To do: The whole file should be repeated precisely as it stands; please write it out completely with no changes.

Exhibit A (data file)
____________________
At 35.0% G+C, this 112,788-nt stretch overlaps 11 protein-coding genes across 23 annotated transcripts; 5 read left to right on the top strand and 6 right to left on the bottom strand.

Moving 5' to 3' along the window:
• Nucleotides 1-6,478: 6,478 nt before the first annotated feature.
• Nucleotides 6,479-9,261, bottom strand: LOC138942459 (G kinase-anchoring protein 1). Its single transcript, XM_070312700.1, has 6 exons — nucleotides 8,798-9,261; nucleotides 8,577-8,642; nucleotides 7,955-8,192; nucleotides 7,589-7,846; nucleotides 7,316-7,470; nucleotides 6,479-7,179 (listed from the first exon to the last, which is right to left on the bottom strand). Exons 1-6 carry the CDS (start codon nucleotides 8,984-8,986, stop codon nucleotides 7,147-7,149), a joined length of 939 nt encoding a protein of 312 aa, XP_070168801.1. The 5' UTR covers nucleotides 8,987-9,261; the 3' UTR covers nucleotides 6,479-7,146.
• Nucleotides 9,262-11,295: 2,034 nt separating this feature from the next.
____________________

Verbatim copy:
At 35.0% G+C, this 112,788-nt stretch overlaps 11 protein-coding genes across 23 annotated transcripts; 5 read left to right on the top strand and 6 right to left on the bottom strand.

Moving 5' to 3' along the window:
• Nucleotides 1-6,478: 6,478 nt before the first annotated feature.
• Nucleotides 6,479-9,261, bottom strand: LOC138942459 (G kinase-anchoring protein 1). Its single transcript, XM_070312700.1, has 6 exons — nucleotides 8,798-9,261; nucleotides 8,577-8,642; nucleotides 7,955-8,192; nucleotides 7,589-7,846; nucleotides 7,316-7,470; nucleotides 6,479-7,179 (listed from the first exon to the last, which is right to left on the bottom strand). Exons 1-6 carry the CDS (start codon nucleotides 8,984-8,986, stop codon nucleotides 7,147-7,149), a joined length of 939 nt encoding a protein of 312 aa, XP_070168801.1. The 5' UTR covers nucleotides 8,987-9,261; the 3' UTR covers nucleotides 6,479-7,146.
• Nucleotides 9,262-11,295: 2,034 nt separating this feature from the next.